Free Science and Engineering books Algorithms and Data Structures: The Basic Toolbox Algorithms are at the heart of every nontrivial computer application, and algorithmics is a modern and active area of computer science. Every computer scientist and every professional programmer should know about the basic algorithmic toolbox: structures that allow efficient organization and retrieval of data, frequently used algorithms, and basic techniques for modeling, understanding and solving algorithmic problems. Operating Systems: Three Easy Pieces Operating Systems: Three Easy Pieces covers the fundamentals of operating systems, including virtualization of the CPU and memory, threads and concurrency, and file and storage systems. Quantum Mechanical Tunneling in Chemical Physics Quantum mechanical tunneling plays important roles in a wide range of natural sciences, from nuclear and solid-state physics to proton transfer and chemical reactions in chemistry and biology.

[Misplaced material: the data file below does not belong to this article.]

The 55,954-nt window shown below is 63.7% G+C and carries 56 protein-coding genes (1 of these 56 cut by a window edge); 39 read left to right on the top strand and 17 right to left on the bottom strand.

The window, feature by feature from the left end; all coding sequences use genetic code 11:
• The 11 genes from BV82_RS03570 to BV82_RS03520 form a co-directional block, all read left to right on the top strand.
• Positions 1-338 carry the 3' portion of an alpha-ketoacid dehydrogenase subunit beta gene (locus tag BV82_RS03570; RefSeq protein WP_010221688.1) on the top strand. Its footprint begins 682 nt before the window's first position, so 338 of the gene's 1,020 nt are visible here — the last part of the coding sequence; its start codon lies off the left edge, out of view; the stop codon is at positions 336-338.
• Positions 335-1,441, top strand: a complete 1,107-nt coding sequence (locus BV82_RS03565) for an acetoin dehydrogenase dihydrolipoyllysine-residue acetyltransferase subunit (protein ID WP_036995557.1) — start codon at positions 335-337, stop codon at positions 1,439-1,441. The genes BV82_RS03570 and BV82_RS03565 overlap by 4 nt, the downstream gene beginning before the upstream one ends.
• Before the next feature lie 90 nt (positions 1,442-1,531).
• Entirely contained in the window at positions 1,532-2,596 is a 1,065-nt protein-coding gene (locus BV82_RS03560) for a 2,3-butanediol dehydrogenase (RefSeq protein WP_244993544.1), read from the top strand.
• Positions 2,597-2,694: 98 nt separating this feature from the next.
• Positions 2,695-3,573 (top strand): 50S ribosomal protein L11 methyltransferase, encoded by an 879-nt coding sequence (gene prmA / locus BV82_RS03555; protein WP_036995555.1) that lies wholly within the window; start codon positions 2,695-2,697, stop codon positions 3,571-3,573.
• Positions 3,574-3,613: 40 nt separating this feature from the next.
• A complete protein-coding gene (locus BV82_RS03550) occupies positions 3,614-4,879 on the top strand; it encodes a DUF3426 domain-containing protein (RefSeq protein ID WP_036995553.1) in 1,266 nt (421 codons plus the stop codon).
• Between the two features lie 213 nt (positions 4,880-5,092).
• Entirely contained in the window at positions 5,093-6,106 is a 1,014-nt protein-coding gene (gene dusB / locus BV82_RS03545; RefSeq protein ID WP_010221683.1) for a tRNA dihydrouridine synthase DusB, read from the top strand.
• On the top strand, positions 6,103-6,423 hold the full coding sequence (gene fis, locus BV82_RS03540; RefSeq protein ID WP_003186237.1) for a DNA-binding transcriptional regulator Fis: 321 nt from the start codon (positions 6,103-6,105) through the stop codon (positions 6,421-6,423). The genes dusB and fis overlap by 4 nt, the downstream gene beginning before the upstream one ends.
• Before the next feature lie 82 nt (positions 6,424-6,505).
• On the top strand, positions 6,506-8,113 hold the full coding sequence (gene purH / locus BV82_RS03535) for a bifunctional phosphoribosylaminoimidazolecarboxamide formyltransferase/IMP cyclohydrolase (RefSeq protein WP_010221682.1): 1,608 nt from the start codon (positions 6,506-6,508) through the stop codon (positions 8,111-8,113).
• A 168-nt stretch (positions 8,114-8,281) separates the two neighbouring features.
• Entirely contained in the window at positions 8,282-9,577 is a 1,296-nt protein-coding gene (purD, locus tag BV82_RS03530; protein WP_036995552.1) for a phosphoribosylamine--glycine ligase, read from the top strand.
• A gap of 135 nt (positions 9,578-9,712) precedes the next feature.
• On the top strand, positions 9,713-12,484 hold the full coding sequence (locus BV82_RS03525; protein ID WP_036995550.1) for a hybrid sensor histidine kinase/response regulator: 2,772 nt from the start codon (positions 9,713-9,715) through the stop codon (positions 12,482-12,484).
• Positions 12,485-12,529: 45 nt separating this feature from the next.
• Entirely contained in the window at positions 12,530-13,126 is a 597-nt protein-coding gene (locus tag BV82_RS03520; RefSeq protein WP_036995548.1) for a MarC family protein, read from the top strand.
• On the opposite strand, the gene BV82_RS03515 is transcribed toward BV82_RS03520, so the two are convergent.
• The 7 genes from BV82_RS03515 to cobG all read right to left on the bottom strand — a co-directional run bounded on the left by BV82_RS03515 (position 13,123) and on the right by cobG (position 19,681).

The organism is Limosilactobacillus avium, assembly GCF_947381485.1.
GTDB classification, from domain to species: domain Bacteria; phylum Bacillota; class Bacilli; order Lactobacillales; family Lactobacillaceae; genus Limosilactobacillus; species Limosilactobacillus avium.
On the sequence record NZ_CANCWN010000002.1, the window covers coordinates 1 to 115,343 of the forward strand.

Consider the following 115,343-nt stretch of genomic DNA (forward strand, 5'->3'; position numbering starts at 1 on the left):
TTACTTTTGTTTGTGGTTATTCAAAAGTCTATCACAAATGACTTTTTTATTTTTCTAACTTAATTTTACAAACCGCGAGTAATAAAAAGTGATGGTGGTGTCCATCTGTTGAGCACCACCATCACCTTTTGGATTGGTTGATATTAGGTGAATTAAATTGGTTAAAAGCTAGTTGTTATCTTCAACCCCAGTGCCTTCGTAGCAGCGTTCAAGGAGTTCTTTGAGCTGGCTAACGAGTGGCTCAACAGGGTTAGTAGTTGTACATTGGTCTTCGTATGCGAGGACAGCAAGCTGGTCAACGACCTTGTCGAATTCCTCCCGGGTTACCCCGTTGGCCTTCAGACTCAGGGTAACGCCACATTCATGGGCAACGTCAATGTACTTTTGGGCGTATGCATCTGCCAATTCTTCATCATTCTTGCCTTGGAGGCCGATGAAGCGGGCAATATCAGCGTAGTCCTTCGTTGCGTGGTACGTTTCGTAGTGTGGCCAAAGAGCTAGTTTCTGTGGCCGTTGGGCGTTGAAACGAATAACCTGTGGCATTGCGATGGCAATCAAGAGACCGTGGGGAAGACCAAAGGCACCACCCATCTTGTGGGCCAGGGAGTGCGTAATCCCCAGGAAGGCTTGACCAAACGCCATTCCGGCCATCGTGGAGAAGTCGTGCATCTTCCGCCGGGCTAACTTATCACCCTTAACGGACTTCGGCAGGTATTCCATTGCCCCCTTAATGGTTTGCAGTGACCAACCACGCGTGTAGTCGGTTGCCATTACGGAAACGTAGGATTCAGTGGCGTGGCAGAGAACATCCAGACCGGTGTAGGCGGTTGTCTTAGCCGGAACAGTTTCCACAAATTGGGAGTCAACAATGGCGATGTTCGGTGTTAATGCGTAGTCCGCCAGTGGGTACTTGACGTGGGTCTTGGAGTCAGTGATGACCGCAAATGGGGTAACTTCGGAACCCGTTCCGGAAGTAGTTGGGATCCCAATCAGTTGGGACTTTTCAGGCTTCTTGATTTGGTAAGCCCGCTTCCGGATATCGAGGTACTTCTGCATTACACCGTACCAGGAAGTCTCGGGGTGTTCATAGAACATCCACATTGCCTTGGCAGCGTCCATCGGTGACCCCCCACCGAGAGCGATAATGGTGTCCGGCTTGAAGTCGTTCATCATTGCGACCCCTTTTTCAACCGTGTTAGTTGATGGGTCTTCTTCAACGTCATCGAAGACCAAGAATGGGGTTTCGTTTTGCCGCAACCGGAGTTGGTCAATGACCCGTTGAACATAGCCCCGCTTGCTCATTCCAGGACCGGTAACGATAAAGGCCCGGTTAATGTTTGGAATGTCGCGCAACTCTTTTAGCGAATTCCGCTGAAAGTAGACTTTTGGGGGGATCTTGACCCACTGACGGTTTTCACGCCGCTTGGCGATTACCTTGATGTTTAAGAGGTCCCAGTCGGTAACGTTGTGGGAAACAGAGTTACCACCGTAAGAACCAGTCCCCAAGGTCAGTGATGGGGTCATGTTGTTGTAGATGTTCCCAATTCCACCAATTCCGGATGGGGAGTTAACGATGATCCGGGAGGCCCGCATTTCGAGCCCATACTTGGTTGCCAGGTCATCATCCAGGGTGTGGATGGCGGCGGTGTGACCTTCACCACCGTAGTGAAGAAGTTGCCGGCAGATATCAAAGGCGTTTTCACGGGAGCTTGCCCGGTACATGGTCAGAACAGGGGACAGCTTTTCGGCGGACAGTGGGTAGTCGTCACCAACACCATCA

Mathematics Books Online General Elementary Algebra & Trigonometry Abstract Algebra Mathematical Analysis & Calculus Differential Equations The Geometry of 3-Manifolds Dr. Lisa Randall, a professor of theoretical physics at Harvard, introduces the lecture. McMullen graduated from Williams College, and went on to study at Cambridge University and the Institut des Hautes Etudes Scientifique in France. 8 math talks to blow your mind Mathematics gets down to work in these talks, breathing life and logic into everyday problems. Prepare for math puzzlers both solved and unsolvable, and even some still waiting for solutions. Ron Eglash: The fractals at the heart of African designs When Ron Eglash first saw an aerial photo of an African village, he couldn’t rest until he knew — were the fractals in the layout of the village a coincidence, or were the forces of mathematics and culture colliding in unexpected ways? Here, he tells of his travels around the continent in search of an answer. How big is infinity? There are more whole numbers than there are even numbers … right?